That is PRECISELY the effect Geddy’s body of work has had on me. And that’s why I’m a fan.

I think I’m an “average” fan. I’m not the zealot who followed them around the continent and went to 10 shows on every tour. I’m not the guy who read every single forum discussion or knows every anecdote… but I did go to every show since Test for Echo and I bought all the albums.

I found this book hard to put down. Finished it in 3-4 days, and for a 500 page book that’s saying something.

Biggest unexpected thing for me was how many events in Geddy’s life I can identify with:

  • Losing my father as a teenager
  • Not being able to deal with the raging emotions of my bereaved mother
  • Being intensely dissatisfied with an ultra-conservative religious upbringing
  • Meeting a girl who, like me, was running from her past
  • Marrying her and fleeing from our pasts together, but finding out eventually that we have to face up to it anyway
  • Drenching myself in workaholism, leaving her alone to care for the babies and manage the house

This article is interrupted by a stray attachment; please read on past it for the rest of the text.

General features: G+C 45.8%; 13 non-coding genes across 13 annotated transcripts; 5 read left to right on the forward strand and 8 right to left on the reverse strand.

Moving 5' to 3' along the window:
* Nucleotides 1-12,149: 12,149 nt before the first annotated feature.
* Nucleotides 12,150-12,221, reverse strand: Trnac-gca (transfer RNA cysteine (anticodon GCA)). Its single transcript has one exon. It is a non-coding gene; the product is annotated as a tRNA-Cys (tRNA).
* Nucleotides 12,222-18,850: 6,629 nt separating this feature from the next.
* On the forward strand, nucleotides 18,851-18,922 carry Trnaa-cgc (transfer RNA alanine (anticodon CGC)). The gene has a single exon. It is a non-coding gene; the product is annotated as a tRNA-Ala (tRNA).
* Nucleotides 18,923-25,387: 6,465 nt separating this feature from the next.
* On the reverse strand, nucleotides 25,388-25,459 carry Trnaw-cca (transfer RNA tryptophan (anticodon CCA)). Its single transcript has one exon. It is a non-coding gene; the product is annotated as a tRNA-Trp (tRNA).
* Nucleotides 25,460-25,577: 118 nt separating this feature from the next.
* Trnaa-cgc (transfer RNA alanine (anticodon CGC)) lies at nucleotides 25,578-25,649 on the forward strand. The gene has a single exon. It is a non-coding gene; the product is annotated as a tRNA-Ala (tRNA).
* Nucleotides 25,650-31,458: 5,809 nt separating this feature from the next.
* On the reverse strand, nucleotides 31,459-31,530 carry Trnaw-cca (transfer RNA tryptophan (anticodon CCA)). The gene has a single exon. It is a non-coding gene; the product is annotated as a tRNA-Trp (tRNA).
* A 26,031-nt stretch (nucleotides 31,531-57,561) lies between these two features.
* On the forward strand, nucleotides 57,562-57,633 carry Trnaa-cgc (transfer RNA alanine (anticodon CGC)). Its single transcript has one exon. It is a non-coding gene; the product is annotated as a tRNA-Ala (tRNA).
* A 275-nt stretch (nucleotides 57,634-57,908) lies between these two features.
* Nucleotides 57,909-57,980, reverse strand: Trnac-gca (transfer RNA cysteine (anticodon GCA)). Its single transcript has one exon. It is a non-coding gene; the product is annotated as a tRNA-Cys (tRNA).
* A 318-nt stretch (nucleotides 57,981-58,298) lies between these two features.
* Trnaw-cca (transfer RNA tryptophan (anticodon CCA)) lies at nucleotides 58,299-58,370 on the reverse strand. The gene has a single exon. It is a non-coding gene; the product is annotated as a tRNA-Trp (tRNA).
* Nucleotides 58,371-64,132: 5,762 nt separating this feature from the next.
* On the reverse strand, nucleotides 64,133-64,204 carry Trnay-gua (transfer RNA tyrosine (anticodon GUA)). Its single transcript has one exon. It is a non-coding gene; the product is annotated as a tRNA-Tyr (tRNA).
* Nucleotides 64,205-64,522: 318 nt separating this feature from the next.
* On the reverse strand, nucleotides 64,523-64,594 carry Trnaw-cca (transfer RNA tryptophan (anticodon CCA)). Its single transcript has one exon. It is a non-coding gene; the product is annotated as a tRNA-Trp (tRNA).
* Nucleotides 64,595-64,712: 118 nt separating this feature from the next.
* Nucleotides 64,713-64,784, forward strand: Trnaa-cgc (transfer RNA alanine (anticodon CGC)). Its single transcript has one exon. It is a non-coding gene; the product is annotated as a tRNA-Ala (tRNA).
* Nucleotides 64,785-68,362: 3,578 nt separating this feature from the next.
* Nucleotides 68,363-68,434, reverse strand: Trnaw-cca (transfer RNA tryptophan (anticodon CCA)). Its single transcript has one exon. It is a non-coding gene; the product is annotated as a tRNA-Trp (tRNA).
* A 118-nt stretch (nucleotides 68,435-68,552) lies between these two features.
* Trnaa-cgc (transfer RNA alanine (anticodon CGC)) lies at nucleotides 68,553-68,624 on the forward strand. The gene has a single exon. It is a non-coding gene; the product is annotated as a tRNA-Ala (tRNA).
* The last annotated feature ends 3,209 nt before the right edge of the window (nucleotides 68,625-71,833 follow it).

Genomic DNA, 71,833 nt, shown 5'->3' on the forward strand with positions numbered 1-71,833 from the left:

• Always finding that “the band” [ = “the business” or “the schoolwork” or “the obligations”] are a convenient excuse to sidestep the urgent conversation that n-e-v-e-r seems to get finished
  • Working like an absolute dog for a decade+ until you can get your head above water
  • Finally achieving some success… then discovering there’s a huge mess to clean up from years of abdication and neglect.

So many times the parallels were absolutely eerie.

That’s why what I appreciated most about the book was its level of candor. There are things I don’t like or agree with in Geddy’s story, but the book absolutely gets 5 1/2 stars for, at least to some degree, showing “warts and all.” Including the grudges and the anger and the FU moments.

There is a point of departure where I’ve taken a different road than Geddy, Neil and Alex. It’s pretty clear that they all gave religion the finger which is embodied in their song “BU2B” which stands for “Brought Up To Believe.”

Believe in what we’re told
Until our final breath
While our loving Watchmaker
Loves us all to
Loves us all to death

I define faith a little differently. It’s not simply “believing what you’re told” but rather wrestling with the questions (just like ALL the prophets and sages) until you sort it out. St Paul phrased it as “working out your salvation with fear and trembling.”